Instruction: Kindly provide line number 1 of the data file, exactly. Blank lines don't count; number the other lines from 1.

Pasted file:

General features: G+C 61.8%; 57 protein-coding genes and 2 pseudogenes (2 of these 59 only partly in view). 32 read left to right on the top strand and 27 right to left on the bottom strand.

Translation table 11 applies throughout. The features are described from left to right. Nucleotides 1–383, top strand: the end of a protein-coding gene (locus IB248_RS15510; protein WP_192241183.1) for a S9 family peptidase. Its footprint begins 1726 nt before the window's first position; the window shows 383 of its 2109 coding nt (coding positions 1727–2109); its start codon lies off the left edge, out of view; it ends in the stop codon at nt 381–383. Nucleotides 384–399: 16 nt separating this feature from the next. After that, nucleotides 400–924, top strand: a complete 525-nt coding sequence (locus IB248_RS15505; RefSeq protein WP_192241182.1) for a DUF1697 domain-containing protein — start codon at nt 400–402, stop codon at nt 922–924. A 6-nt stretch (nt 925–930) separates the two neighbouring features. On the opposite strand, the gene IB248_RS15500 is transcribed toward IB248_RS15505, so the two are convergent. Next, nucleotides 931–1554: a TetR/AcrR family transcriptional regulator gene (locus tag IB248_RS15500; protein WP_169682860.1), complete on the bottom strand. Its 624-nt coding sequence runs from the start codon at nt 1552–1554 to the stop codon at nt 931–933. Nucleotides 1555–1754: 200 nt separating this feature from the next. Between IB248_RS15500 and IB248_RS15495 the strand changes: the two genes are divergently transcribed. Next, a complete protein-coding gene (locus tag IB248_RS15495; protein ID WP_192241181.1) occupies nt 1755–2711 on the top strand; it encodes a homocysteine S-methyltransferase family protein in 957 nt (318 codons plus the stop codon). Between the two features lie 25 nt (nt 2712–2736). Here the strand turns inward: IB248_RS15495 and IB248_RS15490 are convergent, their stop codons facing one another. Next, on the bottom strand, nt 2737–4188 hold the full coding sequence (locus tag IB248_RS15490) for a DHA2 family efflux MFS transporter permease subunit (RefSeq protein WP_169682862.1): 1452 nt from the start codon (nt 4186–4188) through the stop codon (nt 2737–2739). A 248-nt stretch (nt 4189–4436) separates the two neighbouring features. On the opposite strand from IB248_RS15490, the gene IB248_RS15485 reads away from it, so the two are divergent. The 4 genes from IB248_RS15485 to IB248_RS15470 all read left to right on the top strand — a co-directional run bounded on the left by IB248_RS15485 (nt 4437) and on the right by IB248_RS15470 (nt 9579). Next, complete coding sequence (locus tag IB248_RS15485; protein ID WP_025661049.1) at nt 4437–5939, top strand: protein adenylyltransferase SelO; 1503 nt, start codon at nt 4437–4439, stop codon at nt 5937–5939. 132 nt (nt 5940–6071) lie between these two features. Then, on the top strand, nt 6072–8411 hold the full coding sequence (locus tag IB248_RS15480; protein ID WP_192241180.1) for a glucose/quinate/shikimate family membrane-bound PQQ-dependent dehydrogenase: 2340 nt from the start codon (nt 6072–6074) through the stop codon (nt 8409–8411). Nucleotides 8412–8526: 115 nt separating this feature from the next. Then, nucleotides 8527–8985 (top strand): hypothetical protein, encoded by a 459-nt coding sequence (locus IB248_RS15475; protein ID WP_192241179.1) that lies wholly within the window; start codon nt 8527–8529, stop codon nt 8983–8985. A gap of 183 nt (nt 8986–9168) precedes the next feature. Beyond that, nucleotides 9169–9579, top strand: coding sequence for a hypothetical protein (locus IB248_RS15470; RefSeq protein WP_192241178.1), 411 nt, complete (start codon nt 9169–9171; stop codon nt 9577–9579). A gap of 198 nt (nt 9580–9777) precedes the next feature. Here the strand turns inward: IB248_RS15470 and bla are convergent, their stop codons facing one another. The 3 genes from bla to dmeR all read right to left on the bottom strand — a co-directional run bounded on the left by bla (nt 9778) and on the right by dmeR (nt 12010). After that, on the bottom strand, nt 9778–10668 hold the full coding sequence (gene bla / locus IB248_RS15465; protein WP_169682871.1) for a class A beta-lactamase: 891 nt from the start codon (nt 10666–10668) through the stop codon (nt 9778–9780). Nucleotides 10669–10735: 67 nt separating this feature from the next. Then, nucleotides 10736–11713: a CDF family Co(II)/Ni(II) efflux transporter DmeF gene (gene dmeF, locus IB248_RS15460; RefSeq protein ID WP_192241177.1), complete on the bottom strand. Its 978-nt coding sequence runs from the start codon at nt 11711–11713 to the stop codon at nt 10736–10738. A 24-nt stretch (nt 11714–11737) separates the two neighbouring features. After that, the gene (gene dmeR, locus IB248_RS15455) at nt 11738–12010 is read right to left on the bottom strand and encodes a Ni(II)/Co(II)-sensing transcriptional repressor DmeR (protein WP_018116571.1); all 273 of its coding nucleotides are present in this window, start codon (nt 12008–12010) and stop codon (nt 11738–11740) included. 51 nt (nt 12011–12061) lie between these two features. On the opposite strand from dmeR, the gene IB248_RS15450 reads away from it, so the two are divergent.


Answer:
General features: G+C 61.8%; 57 protein-coding genes and 2 pseudogenes (2 of these 59 only partly in view). 32 read left to right on the top strand and 27 right to left on the bottom strand.